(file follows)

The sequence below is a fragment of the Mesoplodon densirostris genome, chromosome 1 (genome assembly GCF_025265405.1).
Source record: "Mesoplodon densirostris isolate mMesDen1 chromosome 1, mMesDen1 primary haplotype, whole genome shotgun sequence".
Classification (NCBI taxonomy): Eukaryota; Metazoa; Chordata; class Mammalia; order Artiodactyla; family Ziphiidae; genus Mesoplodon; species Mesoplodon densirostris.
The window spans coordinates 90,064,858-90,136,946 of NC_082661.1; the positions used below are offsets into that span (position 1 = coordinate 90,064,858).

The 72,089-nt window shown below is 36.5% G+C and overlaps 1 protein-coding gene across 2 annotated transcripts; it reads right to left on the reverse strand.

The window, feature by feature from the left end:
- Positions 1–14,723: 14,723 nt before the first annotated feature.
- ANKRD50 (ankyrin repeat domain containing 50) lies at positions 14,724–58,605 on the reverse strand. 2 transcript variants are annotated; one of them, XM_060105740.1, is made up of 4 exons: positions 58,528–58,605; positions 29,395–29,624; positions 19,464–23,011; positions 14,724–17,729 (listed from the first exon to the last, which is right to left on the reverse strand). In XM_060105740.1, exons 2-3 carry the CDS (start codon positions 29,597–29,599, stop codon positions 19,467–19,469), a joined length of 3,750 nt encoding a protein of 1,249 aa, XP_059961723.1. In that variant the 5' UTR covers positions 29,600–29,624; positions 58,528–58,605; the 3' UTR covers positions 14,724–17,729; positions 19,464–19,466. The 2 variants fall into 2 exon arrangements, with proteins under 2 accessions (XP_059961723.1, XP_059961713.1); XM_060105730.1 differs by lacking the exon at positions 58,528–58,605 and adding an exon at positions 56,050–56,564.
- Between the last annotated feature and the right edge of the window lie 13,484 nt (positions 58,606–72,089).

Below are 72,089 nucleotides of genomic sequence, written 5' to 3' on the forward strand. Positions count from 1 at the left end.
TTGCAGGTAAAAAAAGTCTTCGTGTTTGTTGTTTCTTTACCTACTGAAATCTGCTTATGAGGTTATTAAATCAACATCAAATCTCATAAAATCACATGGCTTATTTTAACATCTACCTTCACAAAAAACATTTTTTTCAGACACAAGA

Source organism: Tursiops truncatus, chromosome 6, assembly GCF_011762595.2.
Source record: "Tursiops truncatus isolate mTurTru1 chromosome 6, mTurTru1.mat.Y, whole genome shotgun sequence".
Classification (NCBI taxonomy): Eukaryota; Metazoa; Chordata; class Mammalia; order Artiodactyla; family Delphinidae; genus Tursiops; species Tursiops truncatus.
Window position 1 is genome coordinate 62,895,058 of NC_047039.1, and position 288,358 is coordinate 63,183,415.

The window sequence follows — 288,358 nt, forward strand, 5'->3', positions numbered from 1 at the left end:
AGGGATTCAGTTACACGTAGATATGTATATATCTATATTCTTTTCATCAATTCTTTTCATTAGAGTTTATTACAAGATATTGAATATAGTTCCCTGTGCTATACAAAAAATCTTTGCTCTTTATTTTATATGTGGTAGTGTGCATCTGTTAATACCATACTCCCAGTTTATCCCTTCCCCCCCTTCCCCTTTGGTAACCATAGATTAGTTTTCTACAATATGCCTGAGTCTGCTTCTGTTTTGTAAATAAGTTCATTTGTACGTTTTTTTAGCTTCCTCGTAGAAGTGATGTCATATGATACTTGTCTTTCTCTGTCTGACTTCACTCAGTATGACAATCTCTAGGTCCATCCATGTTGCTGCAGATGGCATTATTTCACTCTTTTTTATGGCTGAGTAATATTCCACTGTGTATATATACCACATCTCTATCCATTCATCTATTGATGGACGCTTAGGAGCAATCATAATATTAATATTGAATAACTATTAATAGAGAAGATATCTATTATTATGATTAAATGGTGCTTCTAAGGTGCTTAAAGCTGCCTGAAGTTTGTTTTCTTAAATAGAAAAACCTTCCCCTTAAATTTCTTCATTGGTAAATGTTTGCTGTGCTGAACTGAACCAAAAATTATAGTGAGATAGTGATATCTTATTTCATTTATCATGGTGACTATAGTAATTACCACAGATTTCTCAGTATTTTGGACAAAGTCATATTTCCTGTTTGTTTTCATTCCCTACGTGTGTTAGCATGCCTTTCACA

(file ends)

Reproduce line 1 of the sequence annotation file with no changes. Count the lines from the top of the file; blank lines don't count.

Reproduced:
The sequence below is a fragment of the Mesoplodon densirostris genome, chromosome 1 (genome assembly GCF_025265405.1).